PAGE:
Formula One investigate illegal broadcasts in Middle East:- It has come to our attention that certain Formula 1 content from the 2018 FIA Formula One world championship has been illegally transmitted by the channel known as BeoutQ operating primarily within the MENA [the Middle East and North African] region,” said FOM in a statement
Formula One investigate illegal broadcasts in the Middle East
Formula One, also known as Formula 1 or F1, and which is today officially referred to as the FIA Formula One World Championship, is known as Federation Internationale Approved by De L’Automobile (FIA) is the highest class of auto racing. The word “formula” contained in this name refers to a set of rules that all the participants’ cars should follow. In the F1 season there is a series of races known as the Grand Prix and organized for purpose-built orbiting sights and to a lesser extent, the former public streets and closed streets of the city.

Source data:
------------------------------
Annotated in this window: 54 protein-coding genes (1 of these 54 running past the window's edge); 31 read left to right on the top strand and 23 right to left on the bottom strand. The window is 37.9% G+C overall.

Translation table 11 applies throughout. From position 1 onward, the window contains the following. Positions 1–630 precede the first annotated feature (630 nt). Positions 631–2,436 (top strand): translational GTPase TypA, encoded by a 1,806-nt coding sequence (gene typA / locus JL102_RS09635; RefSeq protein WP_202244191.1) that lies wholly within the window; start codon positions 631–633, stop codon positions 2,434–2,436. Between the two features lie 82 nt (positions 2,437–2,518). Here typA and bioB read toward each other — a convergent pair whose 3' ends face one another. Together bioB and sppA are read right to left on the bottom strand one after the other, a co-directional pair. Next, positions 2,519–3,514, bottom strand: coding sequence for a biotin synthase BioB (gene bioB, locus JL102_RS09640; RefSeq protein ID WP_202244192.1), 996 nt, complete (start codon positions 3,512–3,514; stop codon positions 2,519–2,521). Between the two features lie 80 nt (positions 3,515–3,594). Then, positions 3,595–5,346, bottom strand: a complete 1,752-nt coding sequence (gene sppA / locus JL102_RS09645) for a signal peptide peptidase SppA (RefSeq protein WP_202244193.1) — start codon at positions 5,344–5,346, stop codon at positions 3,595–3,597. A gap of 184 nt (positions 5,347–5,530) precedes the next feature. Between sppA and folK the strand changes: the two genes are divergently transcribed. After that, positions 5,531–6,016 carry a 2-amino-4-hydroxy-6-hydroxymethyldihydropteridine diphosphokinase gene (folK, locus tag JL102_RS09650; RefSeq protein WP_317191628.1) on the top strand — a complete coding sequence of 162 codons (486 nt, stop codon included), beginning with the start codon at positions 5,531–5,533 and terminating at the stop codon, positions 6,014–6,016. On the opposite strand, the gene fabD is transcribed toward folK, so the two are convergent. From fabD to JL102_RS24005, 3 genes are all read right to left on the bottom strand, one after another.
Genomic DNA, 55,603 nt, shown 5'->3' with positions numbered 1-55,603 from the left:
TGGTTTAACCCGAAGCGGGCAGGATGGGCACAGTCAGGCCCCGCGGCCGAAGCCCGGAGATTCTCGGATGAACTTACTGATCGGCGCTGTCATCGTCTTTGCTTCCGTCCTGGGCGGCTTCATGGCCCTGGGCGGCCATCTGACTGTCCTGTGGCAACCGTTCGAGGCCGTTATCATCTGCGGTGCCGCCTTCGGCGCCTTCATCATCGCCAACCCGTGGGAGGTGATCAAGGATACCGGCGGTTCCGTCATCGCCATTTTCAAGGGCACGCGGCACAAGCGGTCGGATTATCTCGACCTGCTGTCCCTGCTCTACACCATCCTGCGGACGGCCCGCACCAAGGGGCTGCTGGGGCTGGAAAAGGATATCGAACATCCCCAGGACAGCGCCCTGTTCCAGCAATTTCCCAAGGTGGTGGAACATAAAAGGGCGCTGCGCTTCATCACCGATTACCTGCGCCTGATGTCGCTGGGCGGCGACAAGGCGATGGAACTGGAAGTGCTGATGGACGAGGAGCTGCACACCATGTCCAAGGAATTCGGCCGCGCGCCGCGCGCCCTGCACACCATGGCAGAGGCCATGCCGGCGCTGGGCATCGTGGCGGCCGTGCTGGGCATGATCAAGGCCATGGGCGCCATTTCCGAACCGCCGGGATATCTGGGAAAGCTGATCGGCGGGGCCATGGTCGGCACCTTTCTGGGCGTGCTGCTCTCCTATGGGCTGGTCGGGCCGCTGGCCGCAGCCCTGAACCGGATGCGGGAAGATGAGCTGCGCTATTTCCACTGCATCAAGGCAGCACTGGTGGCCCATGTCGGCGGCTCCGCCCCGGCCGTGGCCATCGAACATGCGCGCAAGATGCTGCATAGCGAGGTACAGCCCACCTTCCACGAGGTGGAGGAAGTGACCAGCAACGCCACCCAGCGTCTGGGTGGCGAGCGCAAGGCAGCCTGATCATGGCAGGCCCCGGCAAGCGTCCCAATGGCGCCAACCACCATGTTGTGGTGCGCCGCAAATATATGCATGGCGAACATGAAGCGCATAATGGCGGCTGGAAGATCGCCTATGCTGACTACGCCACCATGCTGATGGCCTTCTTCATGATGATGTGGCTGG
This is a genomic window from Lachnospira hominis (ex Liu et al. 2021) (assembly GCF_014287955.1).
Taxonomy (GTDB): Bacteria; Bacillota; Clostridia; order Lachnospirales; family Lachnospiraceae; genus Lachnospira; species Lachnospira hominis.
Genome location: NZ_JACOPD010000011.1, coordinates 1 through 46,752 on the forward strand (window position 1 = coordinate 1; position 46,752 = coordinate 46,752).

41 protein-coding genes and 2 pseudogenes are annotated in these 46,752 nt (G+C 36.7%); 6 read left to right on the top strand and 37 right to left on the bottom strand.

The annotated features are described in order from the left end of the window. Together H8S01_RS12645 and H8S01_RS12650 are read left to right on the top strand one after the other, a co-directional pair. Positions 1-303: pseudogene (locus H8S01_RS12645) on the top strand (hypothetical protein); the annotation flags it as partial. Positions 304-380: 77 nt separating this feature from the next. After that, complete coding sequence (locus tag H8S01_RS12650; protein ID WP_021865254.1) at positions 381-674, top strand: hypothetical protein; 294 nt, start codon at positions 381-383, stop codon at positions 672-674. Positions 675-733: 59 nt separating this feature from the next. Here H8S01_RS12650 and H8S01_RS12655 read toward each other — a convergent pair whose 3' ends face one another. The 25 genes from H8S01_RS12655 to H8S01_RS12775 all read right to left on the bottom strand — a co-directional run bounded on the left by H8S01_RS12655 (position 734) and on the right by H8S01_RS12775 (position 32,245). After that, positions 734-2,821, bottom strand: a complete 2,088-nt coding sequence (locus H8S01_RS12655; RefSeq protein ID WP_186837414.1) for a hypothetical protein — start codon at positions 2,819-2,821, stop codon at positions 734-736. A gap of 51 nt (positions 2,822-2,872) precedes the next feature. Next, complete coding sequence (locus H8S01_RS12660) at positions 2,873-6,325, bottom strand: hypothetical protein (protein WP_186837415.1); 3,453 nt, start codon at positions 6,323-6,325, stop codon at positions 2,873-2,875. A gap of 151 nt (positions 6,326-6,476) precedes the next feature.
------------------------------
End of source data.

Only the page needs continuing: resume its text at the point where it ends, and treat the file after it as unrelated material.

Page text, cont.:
The results of each race are combined to determine the two annual world championships, one of which is for championship drivers and for a producer with the race driver, the manufacturer team, the track officer, the organizer and the orbiting terrain Which are also required to be in the form of organizers of legitimate super licenses which is the high issued by the FIA Final class racing license.
FOM’s broadcasting deals are a major source of revenue for the company. Earlier this week it announced a new deal with Finnish sports channel MTV to continue broadcasting F1 for the new three years. The deal includes F1, F2, and GP3 (which will become F3 next year).
A Formula One spokesman said content belonging to regional rights-holder, Qatar-based beIN Sports, had been transmitted by beoutQ.
The boycott is over Doha’s alleged support of terrorism, which the Qataris deny. The Middle East has two Formula One races, in Abu Dhabi and Bahrain. The region is also a major market for luxury car manufacturers like Mercedes and Ferrari. Formula One’s commercial rights are owned by U.S. company Liberty Media.
Saud al-Qahtani, a senior adviser to Saudi Crown Prince Mohammed bin Salman, has called the piracy charges “baseless” and “unfounded”, accusing Qatar of trying to divert attention from the dispute with its neighbors.